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Eversheds comment: European Commission alive to FTT circumvention risk

  • United Kingdom

    04-04-2013

    Commenting on potential methods institutional investors could use to avoid paying the EU Financial Transactions Tax (FTT), Ben Jones, tax expert at global law firm Eversheds, says:

    "The FTT has been specifically designed to be difficult to avoid or circumvent and is wide in scope, with a broad definition for financial institutions

    resident in states applying the FTT. The issuance principle further extends that scope by applying the tax to transactions between businesses resident in any country where the underlying financial instrument is issued by an entity resident in an FTT country.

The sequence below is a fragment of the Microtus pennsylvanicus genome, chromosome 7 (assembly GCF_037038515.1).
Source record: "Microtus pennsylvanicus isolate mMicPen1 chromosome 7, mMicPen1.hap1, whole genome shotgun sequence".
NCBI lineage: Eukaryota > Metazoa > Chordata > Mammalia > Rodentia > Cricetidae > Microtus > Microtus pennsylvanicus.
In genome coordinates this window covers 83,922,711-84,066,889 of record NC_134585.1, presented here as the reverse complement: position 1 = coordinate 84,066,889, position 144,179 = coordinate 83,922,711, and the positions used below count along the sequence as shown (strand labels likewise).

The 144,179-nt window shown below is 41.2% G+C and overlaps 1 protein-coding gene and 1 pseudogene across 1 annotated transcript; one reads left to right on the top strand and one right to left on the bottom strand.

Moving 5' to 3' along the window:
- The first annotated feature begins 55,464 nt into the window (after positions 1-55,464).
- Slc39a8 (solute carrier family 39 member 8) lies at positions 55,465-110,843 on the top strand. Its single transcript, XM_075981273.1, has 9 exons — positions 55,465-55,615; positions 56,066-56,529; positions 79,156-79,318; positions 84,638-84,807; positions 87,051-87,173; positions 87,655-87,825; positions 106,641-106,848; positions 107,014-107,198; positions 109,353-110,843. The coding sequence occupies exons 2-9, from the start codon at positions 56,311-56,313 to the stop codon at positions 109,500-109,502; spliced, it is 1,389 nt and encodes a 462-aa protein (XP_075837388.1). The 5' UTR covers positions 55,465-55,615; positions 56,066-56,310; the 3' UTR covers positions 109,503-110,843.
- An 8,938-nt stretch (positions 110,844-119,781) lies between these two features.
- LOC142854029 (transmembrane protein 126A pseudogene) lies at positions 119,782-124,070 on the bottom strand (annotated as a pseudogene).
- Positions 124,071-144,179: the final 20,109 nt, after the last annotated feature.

"Furthermore, each party to a transaction to which the FTT applies will be jointly and severally liable for the tax, increasing the relevant tax authorities' options for recovering the tax.

    "However, there have already been suggestions as to potential ways in which the FTT could be circumvented in certain circumstances. These typically have centred on ensuring that the relevant financial transaction does not create a taxable "financial instrument" for the purposes of the legislation (either by falling outside the definition or falling with in an exemption). Such suggestions include entering into fixed rate loans rather than floating rate loans with an interest rate hedge or using insurance contracts rather than credit default swaps.

    "Given the general flexibility of financial instruments, opportunities to circumvent the FTT in certain circumstances are inevitable. However, the European Commission is alive to this risk and the FTT directive requires participating member states to adopt measures to prevent evasion and avoidance of the FTT, even though the exact measures aren't specified at this stage."

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